Fun River Fact: The Class V portion of the North Fork of the Payette is known as one of the most challenging river sections in North America. Only expert boaters attempt this wild and raucous stretch. Want to see world class paddlers in action? The North Fork Championship brings together the best kayakers in the world for a weekend of competitions that are easy and fun to watch.

Lochsa River

If the Payette and the Selway were blended, they’d look a lot like the Lochsa River. Boatable only in the spring during high water, the Lochsa boasts some of Idaho’s best rapids, all along scenic and historic Highway 12. Rapid names like “Grim Reaper” and “Terminator” say it all. This is a trip for the adrenaline addicted! If boat-flipping waterfalls aren’t quite your cup of river tea, act as trip photographer or explore nearby hiking trails and natural hot springs.

Fun River Fact: Lewis and Clark traveled through the Lochsa River canyon in mid-September of 1805. Travel over the Lolo Trail was rugged and early snowfall left the expedition near-starved by the time they reached the Weippe Prairie to the West.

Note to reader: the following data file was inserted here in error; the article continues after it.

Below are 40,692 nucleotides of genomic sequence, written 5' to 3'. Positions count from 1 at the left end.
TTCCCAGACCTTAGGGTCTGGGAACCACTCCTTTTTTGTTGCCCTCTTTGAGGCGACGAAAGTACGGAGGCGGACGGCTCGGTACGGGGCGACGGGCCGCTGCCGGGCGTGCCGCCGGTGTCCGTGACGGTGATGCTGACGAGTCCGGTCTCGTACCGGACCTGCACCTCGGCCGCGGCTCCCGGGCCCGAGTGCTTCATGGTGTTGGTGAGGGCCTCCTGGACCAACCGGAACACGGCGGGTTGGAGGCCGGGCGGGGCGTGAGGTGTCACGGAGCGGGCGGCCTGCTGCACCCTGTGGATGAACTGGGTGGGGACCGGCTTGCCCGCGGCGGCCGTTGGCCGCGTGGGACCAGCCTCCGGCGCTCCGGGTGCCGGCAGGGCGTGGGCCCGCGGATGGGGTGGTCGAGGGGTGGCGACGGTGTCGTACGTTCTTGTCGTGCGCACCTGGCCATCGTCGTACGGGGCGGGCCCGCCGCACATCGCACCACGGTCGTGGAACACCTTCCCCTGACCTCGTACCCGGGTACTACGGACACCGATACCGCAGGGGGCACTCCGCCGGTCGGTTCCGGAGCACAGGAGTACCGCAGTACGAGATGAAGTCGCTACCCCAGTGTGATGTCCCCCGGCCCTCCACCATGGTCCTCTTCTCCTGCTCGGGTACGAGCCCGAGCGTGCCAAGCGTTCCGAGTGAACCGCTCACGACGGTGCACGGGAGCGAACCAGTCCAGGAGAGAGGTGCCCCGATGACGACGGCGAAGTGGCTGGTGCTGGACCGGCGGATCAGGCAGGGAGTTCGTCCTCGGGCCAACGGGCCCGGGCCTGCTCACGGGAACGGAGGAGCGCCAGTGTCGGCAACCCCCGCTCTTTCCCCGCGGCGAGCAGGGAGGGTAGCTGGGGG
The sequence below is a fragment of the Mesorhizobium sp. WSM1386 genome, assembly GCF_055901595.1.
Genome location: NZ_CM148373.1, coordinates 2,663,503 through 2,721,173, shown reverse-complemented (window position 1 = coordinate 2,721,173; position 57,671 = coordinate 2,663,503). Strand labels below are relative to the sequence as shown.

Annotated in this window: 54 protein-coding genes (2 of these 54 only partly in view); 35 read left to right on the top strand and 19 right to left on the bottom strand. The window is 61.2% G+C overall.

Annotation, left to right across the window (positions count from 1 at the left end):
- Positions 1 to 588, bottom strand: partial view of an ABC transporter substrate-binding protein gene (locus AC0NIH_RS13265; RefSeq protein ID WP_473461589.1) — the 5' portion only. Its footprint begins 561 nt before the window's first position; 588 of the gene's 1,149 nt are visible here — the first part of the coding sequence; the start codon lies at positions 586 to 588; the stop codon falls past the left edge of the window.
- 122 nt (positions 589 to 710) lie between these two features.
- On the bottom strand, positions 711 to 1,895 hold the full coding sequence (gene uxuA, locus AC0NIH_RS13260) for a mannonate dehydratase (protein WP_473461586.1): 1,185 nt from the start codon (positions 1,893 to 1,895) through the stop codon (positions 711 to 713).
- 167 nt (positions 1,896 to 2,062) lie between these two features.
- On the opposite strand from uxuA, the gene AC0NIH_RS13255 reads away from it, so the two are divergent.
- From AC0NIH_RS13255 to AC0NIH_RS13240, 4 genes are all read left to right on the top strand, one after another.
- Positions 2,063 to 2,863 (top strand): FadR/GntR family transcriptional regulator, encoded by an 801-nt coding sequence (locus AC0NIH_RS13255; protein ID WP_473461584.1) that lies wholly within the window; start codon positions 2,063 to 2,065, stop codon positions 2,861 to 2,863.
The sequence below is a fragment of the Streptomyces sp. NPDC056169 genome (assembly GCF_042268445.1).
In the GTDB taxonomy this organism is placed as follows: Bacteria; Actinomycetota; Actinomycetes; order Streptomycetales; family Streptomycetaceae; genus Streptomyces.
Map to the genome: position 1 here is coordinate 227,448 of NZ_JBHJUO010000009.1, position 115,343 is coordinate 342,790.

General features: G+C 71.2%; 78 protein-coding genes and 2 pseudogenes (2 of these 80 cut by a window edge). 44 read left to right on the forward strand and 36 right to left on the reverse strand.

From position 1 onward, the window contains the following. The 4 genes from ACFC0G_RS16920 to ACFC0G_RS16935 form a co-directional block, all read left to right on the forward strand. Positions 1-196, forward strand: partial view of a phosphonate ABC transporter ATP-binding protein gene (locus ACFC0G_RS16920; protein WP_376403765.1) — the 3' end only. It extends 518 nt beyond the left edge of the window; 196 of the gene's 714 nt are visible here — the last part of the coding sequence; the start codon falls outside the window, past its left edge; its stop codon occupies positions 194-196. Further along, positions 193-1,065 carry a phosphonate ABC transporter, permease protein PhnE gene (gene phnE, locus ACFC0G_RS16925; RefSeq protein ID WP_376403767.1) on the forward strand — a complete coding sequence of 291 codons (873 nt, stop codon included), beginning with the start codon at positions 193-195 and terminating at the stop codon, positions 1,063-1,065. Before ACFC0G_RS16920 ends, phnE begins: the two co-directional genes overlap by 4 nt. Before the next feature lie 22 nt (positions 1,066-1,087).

Your Guide to Idaho Rafting | Snake River through Hells Canyon | Photo: Justin Bailie

Snake River through Hells Canyon

Been craving the big water, epic canyon feel of the Grand Canyon? There’s no need to travel to Arizona. The deepest gorge in North America, Hells Canyon has rugged scenery, prolific bass fishing and some of the best whitewater in the state. Utilized by the Nez Perce and the Shoshone-Bannock for thousands of years, the Hells Canyon stretch of the Snake River also has one of the richest human histories of any of Idaho’s river canyons. From its original occupants to gold miners and homesteaders, and later, the pioneers of whitewater rafting in Idaho, you’re sure to hear a ghost whisper or two on a Hells Canyon rafting adventure.

Being dammed, the river has more consistent flows than its wild counterparts to the east. But it isn’t named “Hells,” for nothing. For folks who love desert temperatures and lots of swimming, July and August are prime. For those who prefer their climate more moderate, the verdant green and wildflowers of June aren’t to be missed and sipping wine watching a September sunset on Hominy Bar is as close to “heaven” as you can get.

Fun River Fact: Hells Canyon was the first whitewater run explored for recreation in Idaho. Georgie White of Grand Canyon fame brought her pontoon rigs up to the Snake’s exciting whitewater and O.A.R.S. Dories Idaho got its start on Hells Canyon under the name “Northwest Dories.”

Any other Idaho favorites? Tell us about it in the comments below. And don’t forget to check out our almost Idaho favorites, the Owyhee River (Oregon) and the Alberton Gorge of the Clark Fork (Montana).


Photos: Main Salmon – Neil Rabinowitz; Selway River – US Forest Service Northern Region; Hells Canyon – Justin Bailie